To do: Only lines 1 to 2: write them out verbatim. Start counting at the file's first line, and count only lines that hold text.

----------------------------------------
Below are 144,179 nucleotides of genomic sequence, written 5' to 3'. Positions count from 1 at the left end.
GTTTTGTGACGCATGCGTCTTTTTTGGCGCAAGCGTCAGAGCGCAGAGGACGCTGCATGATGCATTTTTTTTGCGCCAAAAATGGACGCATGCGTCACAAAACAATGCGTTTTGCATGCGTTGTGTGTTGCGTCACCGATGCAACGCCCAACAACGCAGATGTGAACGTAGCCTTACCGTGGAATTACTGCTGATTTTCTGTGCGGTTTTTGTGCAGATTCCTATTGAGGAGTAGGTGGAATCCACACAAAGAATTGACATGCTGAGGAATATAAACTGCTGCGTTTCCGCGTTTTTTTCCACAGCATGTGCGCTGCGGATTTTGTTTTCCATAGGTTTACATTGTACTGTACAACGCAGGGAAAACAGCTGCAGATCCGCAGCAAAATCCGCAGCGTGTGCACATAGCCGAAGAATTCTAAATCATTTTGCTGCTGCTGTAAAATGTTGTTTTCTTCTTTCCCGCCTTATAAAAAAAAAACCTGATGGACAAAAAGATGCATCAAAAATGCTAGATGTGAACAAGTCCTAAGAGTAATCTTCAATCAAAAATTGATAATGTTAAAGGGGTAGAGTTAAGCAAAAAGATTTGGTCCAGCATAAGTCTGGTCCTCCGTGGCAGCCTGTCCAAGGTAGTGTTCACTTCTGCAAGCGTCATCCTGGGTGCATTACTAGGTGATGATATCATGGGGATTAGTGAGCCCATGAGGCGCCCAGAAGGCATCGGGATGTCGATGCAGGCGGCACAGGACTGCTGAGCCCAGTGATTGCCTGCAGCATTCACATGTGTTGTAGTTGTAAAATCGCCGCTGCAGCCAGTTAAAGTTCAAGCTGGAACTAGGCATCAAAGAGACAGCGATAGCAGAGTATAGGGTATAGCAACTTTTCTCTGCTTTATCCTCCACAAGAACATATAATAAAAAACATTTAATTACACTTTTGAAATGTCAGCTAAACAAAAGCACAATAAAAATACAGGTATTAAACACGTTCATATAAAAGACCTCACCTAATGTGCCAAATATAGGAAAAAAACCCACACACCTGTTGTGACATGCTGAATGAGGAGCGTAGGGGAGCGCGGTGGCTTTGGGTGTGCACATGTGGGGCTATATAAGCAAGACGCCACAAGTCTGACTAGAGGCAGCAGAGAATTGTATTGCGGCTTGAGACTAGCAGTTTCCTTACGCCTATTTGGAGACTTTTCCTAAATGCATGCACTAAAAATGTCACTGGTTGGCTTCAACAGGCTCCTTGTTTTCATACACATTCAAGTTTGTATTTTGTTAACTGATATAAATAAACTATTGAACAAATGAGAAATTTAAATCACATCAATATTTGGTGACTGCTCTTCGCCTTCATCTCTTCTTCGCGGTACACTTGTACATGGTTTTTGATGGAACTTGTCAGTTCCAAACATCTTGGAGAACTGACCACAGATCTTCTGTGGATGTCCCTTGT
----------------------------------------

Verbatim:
Below are 144,179 nucleotides of genomic sequence, written 5' to 3'. Positions count from 1 at the left end.
GTTTTGTGACGCATGCGTCTTTTTTGGCGCAAGCGTCAGAGCGCAGAGGACGCTGCATGATGCATTTTTTTTGCGCCAAAAATGGACGCATGCGTCACAAAACAATGCGTTTTGCATGCGTTGTGTGTTGCGTCACCGATGCAACGCCCAACAACGCAGATGTGAACGTAGCCTTACCGTGGAATTACTGCTGATTTTCTGTGCGGTTTTTGTGCAGATTCCTATTGAGGAGTAGGTGGAATCCACACAAAGAATTGACATGCTGAGGAATATAAACTGCTGCGTTTCCGCGTTTTTTTCCACAGCATGTGCGCTGCGGATTTTGTTTTCCATAGGTTTACATTGTACTGTACAACGCAGGGAAAACAGCTGCAGATCCGCAGCAAAATCCGCAGCGTGTGCACATAGCCGAAGAATTCTAAATCATTTTGCTGCTGCTGTAAAATGTTGTTTTCTTCTTTCCCGCCTTATAAAAAAAAAACCTGATGGACAAAAAGATGCATCAAAAATGCTAGATGTGAACAAGTCCTAAGAGTAATCTTCAATCAAAAATTGATAATGTTAAAGGGGTAGAGTTAAGCAAAAAGATTTGGTCCAGCATAAGTCTGGTCCTCCGTGGCAGCCTGTCCAAGGTAGTGTTCACTTCTGCAAGCGTCATCCTGGGTGCATTACTAGGTGATGATATCATGGGGATTAGTGAGCCCATGAGGCGCCCAGAAGGCATCGGGATGTCGATGCAGGCGGCACAGGACTGCTGAGCCCAGTGATTGCCTGCAGCATTCACATGTGTTGTAGTTGTAAAATCGCCGCTGCAGCCAGTTAAAGTTCAAGCTGGAACTAGGCATCAAAGAGACAGCGATAGCAGAGTATAGGGTATAGCAACTTTTCTCTGCTTTATCCTCCACAAGAACATATAATAAAAAACATTTAATTACACTTTTGAAATGTCAGCTAAACAAAAGCACAATAAAAATACAGGTATTAAACACGTTCATATAAAAGACCTCACCTAATGTGCCAAATATAGGAAAAAAACCCACACACCTGTTGTGACATGCTGAATGAGGAGCGTAGGGGAGCGCGGTGGCTTTGGGTGTGCACATGTGGGGCTATATAAGCAAGACGCCACAAGTCTGACTAGAGGCAGCAGAGAATTGTATTGCGGCTTGAGACTAGCAGTTTCCTTACGCCTATTTGGAGACTTTTCCTAAATGCATGCACTAAAAATGTCACTGGTTGGCTTCAACAGGCTCCTTGTTTTCATACACATTCAAGTTTGTATTTTGTTAACTGATATAAATAAACTATTGAACAAATGAGAAATTTAAATCACATCAATATTTGGTGACTGCTCTTCGCCTTCATCTCTTCTTCGCGGTACACTTGTACATGGTTTTTGATGGAACTTGTCAGTTCCAAACATCTTGGAGAACTGACCACAGATCTTCTGTGGATGTCCCTTGT